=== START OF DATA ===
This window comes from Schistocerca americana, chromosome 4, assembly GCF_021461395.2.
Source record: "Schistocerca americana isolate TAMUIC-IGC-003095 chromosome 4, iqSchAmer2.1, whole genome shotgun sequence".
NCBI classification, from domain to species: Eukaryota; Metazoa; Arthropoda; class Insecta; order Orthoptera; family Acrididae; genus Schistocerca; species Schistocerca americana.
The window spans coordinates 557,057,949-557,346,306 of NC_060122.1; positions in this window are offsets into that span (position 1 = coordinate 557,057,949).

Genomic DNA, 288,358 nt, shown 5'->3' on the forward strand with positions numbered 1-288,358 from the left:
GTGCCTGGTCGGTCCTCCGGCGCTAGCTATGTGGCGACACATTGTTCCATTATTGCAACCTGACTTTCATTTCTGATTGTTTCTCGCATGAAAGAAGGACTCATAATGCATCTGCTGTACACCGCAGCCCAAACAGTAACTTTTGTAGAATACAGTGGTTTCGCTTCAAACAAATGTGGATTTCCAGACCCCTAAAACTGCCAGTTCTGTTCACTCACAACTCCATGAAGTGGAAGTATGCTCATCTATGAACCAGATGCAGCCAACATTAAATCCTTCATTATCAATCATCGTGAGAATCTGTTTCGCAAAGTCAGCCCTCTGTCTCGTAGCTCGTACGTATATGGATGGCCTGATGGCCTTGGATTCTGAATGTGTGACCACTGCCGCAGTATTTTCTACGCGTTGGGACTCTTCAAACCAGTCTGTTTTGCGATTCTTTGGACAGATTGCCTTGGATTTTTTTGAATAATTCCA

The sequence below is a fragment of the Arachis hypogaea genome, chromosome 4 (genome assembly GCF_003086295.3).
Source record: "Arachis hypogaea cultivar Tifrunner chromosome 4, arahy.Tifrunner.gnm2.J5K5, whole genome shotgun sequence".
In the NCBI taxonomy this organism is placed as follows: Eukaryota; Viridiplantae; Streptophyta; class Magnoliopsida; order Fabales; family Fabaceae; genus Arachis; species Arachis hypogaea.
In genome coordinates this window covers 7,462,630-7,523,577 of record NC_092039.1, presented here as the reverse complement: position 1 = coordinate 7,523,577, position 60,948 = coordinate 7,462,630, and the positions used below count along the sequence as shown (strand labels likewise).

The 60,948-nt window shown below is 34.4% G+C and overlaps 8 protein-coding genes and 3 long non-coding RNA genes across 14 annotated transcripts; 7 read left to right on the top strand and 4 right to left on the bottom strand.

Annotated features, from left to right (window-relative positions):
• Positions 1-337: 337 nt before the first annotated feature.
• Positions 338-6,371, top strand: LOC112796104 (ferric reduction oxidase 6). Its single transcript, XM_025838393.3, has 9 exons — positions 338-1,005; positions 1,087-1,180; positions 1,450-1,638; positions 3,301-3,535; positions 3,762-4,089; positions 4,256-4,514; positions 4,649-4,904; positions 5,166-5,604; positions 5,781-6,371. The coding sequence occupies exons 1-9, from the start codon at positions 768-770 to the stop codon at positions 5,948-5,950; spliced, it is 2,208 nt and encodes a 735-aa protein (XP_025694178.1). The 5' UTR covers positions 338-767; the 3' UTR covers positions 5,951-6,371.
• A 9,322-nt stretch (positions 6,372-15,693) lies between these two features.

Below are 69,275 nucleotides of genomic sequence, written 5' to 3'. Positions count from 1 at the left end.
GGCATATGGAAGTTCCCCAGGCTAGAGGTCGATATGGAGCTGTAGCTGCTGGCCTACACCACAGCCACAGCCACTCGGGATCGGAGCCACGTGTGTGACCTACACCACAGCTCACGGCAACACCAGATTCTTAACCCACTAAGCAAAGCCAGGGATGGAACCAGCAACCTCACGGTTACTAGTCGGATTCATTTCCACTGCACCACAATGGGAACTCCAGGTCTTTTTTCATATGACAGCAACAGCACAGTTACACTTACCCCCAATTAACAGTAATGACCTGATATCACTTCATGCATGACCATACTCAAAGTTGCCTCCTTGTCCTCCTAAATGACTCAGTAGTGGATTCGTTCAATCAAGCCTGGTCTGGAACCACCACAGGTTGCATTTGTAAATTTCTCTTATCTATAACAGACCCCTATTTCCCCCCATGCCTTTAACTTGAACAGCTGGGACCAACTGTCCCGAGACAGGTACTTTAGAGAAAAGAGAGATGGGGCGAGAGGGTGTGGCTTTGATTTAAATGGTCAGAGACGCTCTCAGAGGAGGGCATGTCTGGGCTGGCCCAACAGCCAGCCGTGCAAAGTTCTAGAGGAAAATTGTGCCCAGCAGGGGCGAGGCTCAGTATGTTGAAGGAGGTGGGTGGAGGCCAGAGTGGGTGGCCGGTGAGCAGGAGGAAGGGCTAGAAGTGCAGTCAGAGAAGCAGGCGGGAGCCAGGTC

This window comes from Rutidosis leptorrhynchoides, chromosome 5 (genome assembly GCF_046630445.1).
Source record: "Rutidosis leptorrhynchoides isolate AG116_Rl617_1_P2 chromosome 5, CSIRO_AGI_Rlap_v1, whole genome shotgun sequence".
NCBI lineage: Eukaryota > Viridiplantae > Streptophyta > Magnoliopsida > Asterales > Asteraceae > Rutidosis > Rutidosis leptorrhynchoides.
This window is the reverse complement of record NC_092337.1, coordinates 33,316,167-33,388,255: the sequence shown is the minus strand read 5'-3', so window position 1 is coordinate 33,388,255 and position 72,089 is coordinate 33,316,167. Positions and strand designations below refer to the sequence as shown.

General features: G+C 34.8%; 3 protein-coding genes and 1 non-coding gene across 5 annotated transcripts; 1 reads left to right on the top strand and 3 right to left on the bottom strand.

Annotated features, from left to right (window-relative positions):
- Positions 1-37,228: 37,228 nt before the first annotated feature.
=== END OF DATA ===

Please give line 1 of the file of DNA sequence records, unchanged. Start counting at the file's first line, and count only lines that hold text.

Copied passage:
This window comes from Schistocerca americana, chromosome 4, assembly GCF_021461395.2.